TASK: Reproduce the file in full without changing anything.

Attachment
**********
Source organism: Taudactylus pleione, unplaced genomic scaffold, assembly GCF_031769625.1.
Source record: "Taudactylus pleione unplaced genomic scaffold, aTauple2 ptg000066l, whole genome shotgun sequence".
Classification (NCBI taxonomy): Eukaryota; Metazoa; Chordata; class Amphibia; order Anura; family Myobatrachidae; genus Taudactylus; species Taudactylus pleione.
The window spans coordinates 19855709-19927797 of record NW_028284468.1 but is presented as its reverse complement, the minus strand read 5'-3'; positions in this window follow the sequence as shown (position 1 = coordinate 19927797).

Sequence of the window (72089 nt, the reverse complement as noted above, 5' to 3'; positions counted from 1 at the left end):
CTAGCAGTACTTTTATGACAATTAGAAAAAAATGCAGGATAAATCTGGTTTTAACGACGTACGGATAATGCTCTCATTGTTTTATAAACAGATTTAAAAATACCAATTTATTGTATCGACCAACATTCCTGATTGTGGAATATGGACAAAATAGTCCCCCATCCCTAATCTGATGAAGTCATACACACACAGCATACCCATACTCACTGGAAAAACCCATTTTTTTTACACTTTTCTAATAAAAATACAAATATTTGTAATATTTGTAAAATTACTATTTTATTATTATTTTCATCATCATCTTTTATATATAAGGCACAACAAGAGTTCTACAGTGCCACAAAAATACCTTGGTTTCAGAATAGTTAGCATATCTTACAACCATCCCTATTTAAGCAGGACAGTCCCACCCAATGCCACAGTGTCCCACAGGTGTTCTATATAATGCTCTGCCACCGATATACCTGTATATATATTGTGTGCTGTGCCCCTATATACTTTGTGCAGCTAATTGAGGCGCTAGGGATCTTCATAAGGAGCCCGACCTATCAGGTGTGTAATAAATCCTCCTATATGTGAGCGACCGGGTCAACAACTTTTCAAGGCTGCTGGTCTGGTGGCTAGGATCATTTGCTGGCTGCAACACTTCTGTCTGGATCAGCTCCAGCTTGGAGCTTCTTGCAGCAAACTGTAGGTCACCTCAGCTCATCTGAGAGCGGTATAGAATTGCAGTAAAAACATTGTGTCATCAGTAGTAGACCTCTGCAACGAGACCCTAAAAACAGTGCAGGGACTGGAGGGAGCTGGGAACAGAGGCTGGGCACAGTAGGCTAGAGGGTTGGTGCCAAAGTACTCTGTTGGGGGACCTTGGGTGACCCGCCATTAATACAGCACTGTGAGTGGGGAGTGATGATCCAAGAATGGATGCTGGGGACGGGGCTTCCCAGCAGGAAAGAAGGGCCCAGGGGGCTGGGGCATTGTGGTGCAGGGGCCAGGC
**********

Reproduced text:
Source organism: Taudactylus pleione, unplaced genomic scaffold, assembly GCF_031769625.1.
Source record: "Taudactylus pleione unplaced genomic scaffold, aTauple2 ptg000066l, whole genome shotgun sequence".
Classification (NCBI taxonomy): Eukaryota; Metazoa; Chordata; class Amphibia; order Anura; family Myobatrachidae; genus Taudactylus; species Taudactylus pleione.
The window spans coordinates 19855709-19927797 of record NW_028284468.1 but is presented as its reverse complement, the minus strand read 5'-3'; positions in this window follow the sequence as shown (position 1 = coordinate 19927797).

Sequence of the window (72089 nt, the reverse complement as noted above, 5' to 3'; positions counted from 1 at the left end):
CTAGCAGTACTTTTATGACAATTAGAAAAAAATGCAGGATAAATCTGGTTTTAACGACGTACGGATAATGCTCTCATTGTTTTATAAACAGATTTAAAAATACCAATTTATTGTATCGACCAACATTCCTGATTGTGGAATATGGACAAAATAGTCCCCCATCCCTAATCTGATGAAGTCATACACACACAGCATACCCATACTCACTGGAAAAACCCATTTTTTTTACACTTTTCTAATAAAAATACAAATATTTGTAATATTTGTAAAATTACTATTTTATTATTATTTTCATCATCATCTTTTATATATAAGGCACAACAAGAGTTCTACAGTGCCACAAAAATACCTTGGTTTCAGAATAGTTAGCATATCTTACAACCATCCCTATTTAAGCAGGACAGTCCCACCCAATGCCACAGTGTCCCACAGGTGTTCTATATAATGCTCTGCCACCGATATACCTGTATATATATTGTGTGCTGTGCCCCTATATACTTTGTGCAGCTAATTGAGGCGCTAGGGATCTTCATAAGGAGCCCGACCTATCAGGTGTGTAATAAATCCTCCTATATGTGAGCGACCGGGTCAACAACTTTTCAAGGCTGCTGGTCTGGTGGCTAGGATCATTTGCTGGCTGCAACACTTCTGTCTGGATCAGCTCCAGCTTGGAGCTTCTTGCAGCAAACTGTAGGTCACCTCAGCTCATCTGAGAGCGGTATAGAATTGCAGTAAAAACATTGTGTCATCAGTAGTAGACCTCTGCAACGAGACCCTAAAAACAGTGCAGGGACTGGAGGGAGCTGGGAACAGAGGCTGGGCACAGTAGGCTAGAGGGTTGGTGCCAAAGTACTCTGTTGGGGGACCTTGGGTGACCCGCCATTAATACAGCACTGTGAGTGGGGAGTGATGATCCAAGAATGGATGCTGGGGACGGGGCTTCCCAGCAGGAAAGAAGGGCCCAGGGGGCTGGGGCATTGTGGTGCAGGGGCCAGGC